Stage 2, from Nørreport to Vanløse, opened in 2003, followed by stage 3, from Lergravsparken to Lufthavnen, in 2007. The City Circle Line is an underground 15.5 km loop through central Copenhagen and Frederiksberg with 17 stops. It does not share any track with the M1 and M2 lines, but intersect them at Kongens Nytorv and Frederiksberg stations. With the City loop opened, the Metro expects that its ridership should double from its 2016 levels to 116 million annual passengers. A fourth line, M4, will evolve into a separate line between 2020 and 2024 as extensions on the Cityringen to Nordhavn and Sydhavn open; the two-stop, 3 km long, line to Nordhavn is under construction and will open in 2020. The extension will add an interchange with Nordhavn S-train station; the five-stop, 4.5 km, extension to Sydhavn is under construction, with planned opening in 2024. The Sydhavn line will terminate at Ny Ellebjerg where it will create a new regional rail transport hub by connecting the metro system to the S-train network, regional trains, long-distance trains on the current lines and the upcoming high speed Copenhagen-Ringsted railway.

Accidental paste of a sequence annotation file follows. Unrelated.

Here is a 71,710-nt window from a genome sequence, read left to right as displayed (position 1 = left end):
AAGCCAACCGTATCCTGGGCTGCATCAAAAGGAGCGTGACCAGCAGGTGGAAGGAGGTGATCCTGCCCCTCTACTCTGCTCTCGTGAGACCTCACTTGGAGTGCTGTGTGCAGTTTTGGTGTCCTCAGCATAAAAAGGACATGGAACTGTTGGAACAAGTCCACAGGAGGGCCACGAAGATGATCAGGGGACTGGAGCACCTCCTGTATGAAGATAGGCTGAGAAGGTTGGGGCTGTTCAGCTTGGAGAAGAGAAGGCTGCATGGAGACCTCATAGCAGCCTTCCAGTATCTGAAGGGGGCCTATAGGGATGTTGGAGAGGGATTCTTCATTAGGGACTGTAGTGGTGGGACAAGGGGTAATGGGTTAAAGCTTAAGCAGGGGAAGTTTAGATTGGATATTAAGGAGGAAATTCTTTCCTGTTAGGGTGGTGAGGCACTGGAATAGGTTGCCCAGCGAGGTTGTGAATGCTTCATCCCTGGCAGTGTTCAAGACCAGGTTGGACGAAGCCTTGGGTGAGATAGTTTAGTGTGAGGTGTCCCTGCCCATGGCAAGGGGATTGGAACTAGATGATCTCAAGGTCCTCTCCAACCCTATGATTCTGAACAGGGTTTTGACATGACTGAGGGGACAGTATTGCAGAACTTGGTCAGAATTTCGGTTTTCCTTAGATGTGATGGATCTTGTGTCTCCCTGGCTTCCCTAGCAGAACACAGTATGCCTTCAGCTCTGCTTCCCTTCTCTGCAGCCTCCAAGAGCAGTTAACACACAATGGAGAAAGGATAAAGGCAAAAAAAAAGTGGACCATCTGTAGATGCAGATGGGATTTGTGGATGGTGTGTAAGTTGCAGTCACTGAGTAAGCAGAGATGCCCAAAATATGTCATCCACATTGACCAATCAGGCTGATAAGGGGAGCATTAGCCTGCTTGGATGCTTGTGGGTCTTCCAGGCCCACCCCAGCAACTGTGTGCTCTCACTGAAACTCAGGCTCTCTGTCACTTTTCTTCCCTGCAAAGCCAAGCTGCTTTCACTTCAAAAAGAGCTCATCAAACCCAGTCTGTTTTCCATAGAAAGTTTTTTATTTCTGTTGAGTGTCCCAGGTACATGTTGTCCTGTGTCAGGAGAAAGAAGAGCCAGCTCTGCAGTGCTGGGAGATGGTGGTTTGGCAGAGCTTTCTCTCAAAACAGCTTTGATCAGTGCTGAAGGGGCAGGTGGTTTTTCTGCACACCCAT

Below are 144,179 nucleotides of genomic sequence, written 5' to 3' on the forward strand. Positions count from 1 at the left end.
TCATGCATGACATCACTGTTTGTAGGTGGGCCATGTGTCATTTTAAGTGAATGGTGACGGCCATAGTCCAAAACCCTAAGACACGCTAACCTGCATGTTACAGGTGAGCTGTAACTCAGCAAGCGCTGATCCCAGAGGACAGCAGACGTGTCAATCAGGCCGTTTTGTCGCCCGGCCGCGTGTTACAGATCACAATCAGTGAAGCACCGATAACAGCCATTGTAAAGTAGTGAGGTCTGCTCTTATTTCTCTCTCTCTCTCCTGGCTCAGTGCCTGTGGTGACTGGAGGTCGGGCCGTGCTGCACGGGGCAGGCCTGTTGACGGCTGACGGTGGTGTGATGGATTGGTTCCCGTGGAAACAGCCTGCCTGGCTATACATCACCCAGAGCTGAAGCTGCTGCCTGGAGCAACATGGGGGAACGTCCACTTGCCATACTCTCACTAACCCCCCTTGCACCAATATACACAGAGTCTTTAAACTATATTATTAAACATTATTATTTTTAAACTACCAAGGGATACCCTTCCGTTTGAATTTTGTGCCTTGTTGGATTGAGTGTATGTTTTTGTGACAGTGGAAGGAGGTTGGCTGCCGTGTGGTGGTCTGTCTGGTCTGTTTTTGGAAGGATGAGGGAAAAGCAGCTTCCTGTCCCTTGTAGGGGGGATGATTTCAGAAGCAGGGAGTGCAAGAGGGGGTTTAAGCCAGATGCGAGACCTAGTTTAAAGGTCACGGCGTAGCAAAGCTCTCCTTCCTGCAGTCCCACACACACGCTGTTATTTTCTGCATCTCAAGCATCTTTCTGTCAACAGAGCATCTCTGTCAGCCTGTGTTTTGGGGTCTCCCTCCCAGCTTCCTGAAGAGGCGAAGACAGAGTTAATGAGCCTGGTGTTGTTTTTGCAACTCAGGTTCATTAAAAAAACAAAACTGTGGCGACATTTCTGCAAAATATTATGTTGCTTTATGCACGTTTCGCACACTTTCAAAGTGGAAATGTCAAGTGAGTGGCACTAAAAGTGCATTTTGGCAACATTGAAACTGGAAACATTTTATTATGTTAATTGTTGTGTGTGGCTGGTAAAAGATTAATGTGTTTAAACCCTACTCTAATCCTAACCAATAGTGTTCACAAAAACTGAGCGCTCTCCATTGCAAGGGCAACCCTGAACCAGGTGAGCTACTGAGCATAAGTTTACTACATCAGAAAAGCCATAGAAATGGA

Once these extensions are complete, Metro expects the daily ridership to triple from its current level of 200,000 riders per weekday to 600,000 riders per weekday in 2030. The planning of the metro was spurred by the development of the Ørestad area of Copenhagen; the principle of building a rail transit was passed by the Parliament of Denmark on 24 June 1992, with the Ørestad Act. The responsibility for developing the area, as well as building and operating the metro, was given to the Ørestad Development Corporation, a joint venture between Copenhagen Municipality and the Ministry of Finance. Three modes were considered: a tramway, a light rail and a rapid transit. In October 1994, the Development Corporation chose a light rapid transit; the tram solution would have been a street tram, without any major infrastructure investments in the city centre, such as a dedicated right-of-way. Through Ørestad it would have had level crossings, except for a grade-separated crossing with the European Route E20 and the Øresund Line.